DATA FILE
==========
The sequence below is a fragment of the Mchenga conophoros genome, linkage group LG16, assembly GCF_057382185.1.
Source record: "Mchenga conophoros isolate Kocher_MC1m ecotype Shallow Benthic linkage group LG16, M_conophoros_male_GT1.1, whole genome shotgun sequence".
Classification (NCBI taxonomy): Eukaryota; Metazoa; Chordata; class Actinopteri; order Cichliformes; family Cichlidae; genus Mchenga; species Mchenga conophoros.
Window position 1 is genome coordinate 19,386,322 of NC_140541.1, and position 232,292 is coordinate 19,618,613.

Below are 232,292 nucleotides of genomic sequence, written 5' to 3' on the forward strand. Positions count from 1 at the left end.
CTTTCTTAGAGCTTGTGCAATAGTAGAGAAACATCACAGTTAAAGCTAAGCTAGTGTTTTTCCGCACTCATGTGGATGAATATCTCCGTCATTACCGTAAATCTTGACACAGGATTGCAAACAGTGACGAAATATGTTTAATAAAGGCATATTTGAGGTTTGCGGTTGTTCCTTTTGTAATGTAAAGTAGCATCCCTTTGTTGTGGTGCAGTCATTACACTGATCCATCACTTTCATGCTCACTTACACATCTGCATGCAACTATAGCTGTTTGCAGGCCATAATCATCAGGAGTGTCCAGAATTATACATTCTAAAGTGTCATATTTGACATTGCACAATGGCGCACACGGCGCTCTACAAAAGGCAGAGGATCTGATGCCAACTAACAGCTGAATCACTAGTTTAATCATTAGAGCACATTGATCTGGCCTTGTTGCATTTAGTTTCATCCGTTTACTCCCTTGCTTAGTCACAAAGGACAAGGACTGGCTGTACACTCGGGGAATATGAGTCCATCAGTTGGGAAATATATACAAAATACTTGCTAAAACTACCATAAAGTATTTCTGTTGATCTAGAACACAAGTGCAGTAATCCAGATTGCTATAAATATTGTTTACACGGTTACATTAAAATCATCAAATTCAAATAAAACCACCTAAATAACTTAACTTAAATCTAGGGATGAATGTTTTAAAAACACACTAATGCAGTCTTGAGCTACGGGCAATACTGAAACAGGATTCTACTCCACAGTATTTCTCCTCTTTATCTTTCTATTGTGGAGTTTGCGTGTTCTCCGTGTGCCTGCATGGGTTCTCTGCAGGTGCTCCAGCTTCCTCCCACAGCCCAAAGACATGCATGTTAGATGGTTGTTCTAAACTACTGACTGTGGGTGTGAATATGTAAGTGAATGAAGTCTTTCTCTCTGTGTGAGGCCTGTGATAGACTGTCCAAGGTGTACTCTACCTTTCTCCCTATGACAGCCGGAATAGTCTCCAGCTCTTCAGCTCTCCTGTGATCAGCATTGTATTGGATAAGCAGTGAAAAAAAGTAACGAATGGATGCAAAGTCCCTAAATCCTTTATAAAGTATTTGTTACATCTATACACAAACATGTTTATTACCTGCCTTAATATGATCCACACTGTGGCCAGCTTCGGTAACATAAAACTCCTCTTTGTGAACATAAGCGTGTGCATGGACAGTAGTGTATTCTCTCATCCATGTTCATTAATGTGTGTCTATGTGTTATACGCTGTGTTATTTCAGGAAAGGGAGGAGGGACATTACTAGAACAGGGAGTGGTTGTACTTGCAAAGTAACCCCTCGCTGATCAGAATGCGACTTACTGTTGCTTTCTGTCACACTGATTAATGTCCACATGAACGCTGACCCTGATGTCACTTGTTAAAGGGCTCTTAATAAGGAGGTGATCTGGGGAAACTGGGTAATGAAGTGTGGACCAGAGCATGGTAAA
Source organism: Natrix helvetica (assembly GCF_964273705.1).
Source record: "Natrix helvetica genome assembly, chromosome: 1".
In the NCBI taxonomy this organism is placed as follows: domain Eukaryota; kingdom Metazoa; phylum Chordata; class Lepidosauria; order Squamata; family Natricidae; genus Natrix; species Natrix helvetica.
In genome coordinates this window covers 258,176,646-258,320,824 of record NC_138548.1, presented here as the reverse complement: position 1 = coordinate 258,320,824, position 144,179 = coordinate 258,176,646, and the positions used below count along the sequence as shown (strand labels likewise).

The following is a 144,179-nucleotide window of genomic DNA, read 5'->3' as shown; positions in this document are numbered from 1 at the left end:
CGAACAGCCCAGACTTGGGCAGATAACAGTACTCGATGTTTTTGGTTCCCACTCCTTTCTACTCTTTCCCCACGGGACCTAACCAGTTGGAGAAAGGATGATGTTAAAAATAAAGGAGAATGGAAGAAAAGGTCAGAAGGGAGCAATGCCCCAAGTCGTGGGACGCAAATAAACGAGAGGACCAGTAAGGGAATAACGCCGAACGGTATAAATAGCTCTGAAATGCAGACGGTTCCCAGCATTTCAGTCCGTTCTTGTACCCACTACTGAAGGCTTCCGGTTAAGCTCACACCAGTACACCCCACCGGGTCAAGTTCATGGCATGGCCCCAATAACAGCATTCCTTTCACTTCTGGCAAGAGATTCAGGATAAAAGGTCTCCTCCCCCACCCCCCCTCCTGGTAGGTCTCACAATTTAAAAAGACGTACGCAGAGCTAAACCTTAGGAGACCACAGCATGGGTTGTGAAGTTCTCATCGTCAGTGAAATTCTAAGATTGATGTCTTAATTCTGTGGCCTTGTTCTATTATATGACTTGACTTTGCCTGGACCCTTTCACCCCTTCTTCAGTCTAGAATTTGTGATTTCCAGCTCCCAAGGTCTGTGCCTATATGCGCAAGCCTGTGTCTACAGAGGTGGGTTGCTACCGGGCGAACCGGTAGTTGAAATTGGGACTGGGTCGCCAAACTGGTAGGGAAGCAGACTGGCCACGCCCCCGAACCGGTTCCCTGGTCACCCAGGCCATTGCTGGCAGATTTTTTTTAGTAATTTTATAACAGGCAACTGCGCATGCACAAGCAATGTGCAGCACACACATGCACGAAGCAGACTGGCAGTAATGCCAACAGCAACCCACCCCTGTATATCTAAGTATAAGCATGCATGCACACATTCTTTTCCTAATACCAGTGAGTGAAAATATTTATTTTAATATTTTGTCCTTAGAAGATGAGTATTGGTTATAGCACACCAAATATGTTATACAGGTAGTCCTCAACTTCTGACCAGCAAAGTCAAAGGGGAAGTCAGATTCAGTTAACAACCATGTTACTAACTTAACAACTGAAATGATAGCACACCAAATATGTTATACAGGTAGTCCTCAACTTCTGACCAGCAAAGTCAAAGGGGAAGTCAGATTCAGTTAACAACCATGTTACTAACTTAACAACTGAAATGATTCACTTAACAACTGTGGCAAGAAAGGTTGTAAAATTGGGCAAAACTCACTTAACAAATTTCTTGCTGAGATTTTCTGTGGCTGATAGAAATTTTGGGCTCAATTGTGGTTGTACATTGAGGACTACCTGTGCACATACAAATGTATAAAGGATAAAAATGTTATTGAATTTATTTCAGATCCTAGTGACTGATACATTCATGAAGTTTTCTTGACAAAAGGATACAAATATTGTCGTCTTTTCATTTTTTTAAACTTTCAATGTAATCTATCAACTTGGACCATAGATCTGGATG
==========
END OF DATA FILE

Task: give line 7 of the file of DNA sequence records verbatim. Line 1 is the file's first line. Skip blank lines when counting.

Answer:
Source organism: Natrix helvetica (assembly GCF_964273705.1).